At times I fall apart. Sometimes I feel so beat down by life I just want to curl up in a ball and cry “a million tears.” Just like the lyrics from the RWBY soundtrack (“I May Fall,” sung by Casey Lee Williams), the “skies rain blood”, “the moon is gone,” and the “sun won’t rise.” Creatures of darkness seem to triumph in my life, taking the form of doubt, worry, and fear; my shields are shattered in the fight against them. Sometimes they all seem to beat me down and I “succumb to fear.” I feel like “help won’t arrive” to mend a problem that seems unfixable. Ruby, Yang, Blake, and Weiss reach many low points during their adventures. When Beacon Academy is destroyed, instead of leaning on each other, the girls separate. Yang loses her arm, Weiss’s father forces her to return to a toxic family life, Blake runs back to her home, and Ruby travels with another team, feeling shunned by her sister. Team RWBY has spent three seasons nigh inseparable, doing everything together. They’d survived many rough times, but this one finally broke the camel’s back. Instead of coming together, team RWBY races apart. When we lose our faith and forsake our friends, the song lyrics say. Funny how those two actions can go hand in hand. Instead of coming together, team RWBY races apart. Yang suffers from depression because of the loss of her arm. She feels so down that she even rejects a very expensive replacement her father found for her. Blake rejects help from Sun as he tries to be there for her as she adjusts to being with her family again and feeling ashamed about the loss of Beacon. I know I’ve reached low points where...

The Dark Art of Bloodbending Mar03

The Dark Art of Bloodbending...

What separates an extraordinary power from a dark art? There are enough dangerous powers in the Harry Potter series to fill a class at Hogwarts and enough in Star Wars to power the Dark Side of the Force. In those stories, darkness is characterized by how a power is used. The Unforgiveable Curses are illegal and Force Lightning is frowned upon because they lead the users down a dark path. Bloodbending is another dark power. In Avatar: The Last Airbender, bloodbending is explored in detail, including how it’s mastered. Katara encounters a bloodbender in the Season 3 episode “The Puppetmaster.” Team Avatar is travelling through the Fire Nation in disguise when they meet Hama, a waterbender from the Southern Water Tribe. Hama has been living among her enemies as an innkeeper. She doesn’t tell Katara the full story of her escape from a Fire Nation prison until the two of them are alone under the light of the full moon, the time when waterbenders are the strongest. Decades ago, Hama was kidnapped from the southern water tribe with other waterbenders and locked up. Similar to Magneto’s prison of plastic, her prison was kept entirely water-free, and her hands were bound when she was given water to drink. She finally devised an escape plan that relied on the full moon’s extra strength. “I realized that where there is life, there is water,” she says. “The rats that scurried across the floor of my cage were nothing more than skins filled with liquid, and I passed years developing the skills that would lead to my escape—bloodbending. Controlling the water in another body. Enforcing your own will over theirs. Once I had mastered the rats, I was ready for the men.” She used the technique on a...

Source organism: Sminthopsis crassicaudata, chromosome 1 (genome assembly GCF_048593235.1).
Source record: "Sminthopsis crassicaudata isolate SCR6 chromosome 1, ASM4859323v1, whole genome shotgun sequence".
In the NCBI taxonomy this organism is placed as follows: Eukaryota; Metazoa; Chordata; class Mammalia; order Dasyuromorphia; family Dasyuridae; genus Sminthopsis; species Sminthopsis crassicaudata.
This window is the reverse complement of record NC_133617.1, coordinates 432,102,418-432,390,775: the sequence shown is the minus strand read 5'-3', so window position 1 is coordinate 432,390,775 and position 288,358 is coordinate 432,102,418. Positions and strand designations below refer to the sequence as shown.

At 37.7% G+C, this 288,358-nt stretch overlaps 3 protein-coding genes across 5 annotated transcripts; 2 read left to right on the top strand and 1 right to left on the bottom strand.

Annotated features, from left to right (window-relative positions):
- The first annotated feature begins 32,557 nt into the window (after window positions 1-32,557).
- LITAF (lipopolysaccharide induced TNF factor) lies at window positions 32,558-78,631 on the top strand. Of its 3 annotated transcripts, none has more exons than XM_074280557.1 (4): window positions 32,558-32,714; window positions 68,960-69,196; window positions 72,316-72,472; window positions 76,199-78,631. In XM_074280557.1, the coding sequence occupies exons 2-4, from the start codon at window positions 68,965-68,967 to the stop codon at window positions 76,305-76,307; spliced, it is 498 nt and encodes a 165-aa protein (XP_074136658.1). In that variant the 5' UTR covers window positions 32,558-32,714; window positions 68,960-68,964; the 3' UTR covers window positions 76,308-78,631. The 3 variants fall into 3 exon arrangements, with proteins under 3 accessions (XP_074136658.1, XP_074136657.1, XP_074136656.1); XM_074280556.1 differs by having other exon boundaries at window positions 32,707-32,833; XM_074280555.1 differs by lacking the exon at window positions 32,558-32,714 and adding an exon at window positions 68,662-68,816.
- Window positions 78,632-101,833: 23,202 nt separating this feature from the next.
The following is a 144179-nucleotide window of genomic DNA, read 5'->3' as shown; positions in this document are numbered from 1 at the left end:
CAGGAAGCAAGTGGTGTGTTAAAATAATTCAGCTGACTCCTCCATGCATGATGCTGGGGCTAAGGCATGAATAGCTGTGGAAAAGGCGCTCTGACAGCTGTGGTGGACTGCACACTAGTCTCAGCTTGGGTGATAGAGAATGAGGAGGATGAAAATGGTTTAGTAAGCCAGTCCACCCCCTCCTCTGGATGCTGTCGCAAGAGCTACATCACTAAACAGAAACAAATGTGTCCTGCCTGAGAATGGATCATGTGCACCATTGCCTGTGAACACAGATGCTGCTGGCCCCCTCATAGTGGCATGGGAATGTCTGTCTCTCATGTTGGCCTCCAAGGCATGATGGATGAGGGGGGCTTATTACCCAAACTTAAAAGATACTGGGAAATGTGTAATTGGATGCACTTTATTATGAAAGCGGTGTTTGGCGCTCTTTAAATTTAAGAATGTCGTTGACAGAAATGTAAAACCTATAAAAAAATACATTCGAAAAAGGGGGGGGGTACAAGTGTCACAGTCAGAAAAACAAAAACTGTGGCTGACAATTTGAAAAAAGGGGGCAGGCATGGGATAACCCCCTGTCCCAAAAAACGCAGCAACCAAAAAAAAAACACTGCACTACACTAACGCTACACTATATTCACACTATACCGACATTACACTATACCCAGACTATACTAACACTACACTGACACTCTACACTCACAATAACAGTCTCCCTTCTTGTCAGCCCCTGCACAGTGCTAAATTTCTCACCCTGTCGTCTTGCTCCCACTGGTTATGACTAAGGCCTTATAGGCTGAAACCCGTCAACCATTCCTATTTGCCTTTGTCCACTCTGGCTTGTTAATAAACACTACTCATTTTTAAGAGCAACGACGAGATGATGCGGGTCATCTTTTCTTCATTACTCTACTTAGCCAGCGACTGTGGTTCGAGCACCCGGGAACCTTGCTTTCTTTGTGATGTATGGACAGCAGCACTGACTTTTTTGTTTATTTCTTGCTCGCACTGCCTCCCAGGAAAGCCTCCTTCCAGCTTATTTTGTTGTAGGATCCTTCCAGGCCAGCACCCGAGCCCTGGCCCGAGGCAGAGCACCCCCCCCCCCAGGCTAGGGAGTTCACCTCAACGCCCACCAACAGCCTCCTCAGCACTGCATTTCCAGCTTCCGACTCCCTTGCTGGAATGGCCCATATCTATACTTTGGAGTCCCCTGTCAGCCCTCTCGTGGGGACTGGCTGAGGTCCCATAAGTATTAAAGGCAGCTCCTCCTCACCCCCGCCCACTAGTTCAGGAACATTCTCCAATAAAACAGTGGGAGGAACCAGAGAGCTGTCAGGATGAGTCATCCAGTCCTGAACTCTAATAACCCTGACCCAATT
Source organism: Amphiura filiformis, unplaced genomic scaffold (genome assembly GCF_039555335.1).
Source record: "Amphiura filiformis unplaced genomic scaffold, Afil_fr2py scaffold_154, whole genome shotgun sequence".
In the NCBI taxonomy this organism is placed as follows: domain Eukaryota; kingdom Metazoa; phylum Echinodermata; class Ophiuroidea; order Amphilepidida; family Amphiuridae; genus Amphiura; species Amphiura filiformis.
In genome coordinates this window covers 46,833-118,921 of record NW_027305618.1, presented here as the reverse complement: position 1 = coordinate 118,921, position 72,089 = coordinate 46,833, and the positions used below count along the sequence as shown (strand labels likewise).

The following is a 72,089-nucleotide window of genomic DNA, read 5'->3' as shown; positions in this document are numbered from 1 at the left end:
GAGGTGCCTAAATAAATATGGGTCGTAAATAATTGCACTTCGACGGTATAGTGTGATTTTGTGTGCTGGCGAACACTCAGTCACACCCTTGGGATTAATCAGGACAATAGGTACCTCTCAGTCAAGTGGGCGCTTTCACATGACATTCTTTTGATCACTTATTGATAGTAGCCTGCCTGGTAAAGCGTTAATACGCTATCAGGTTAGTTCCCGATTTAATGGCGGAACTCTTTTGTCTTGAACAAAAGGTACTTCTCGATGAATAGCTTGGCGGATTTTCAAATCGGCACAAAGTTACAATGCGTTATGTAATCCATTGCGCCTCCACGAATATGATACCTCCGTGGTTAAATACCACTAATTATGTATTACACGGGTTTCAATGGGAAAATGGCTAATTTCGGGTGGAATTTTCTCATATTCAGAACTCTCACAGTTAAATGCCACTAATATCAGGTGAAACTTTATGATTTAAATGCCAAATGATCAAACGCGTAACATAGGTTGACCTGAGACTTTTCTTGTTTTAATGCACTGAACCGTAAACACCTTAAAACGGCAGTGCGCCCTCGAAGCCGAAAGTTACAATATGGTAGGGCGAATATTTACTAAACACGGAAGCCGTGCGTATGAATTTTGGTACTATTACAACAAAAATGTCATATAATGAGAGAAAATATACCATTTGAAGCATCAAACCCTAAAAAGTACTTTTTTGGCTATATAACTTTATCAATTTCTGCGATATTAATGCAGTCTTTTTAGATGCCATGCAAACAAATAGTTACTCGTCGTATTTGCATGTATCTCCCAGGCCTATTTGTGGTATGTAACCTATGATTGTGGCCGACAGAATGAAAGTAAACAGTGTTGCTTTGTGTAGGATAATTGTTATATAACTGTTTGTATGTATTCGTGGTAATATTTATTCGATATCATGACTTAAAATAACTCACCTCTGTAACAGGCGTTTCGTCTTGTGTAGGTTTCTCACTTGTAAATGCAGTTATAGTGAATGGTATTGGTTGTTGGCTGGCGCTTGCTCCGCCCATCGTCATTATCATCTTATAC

Choice and The Stanley Parable...

Seeing how different game creators attempt to make a believable world fascinates me. I mean “believable” in the sense that the world gives the player real choice; where there’s a sense of unpredictability. There are board games, like Settlers of Catan or Carcassonne, where the board changes each time you play, or open world adventures, like Skyrim or Fable, that allow you to choose what quests to complete. However, there is always a limitation to the player’s choices (an exception is Dungeons & Dragons or other tabletop role-playing games where the dungeon master writes narratives on demand. But even then, the DM is limited by setting, characters, and background if she wants to create a realistic experience). Perhaps this limitation of choice reflects reality. Maybe, regardless of what we do, the world is destined for the same fate. Perhaps Fable has it right; the final fate of the world is destined and all we can control is our own morality. Not long ago, I was introduced to the video game The Stanley Parable. In the game, you are Stanley. You work in an office where you are tasked to monitor data on your computer and press buttons as you are told. The game begins by telling you that you’ve done this diligently for quite some time, but you notice now that no information is being sent to your computer. A little puzzled, you get up and leave your desk to investigate what’s happening, and that’s where the story begins. If our actions didn’t matter, what would be the point be of acting? I should say the stories begin there. The game attempts to give the player real choice by regularly offering options for action, each of which changes the storyline. As you walk through the...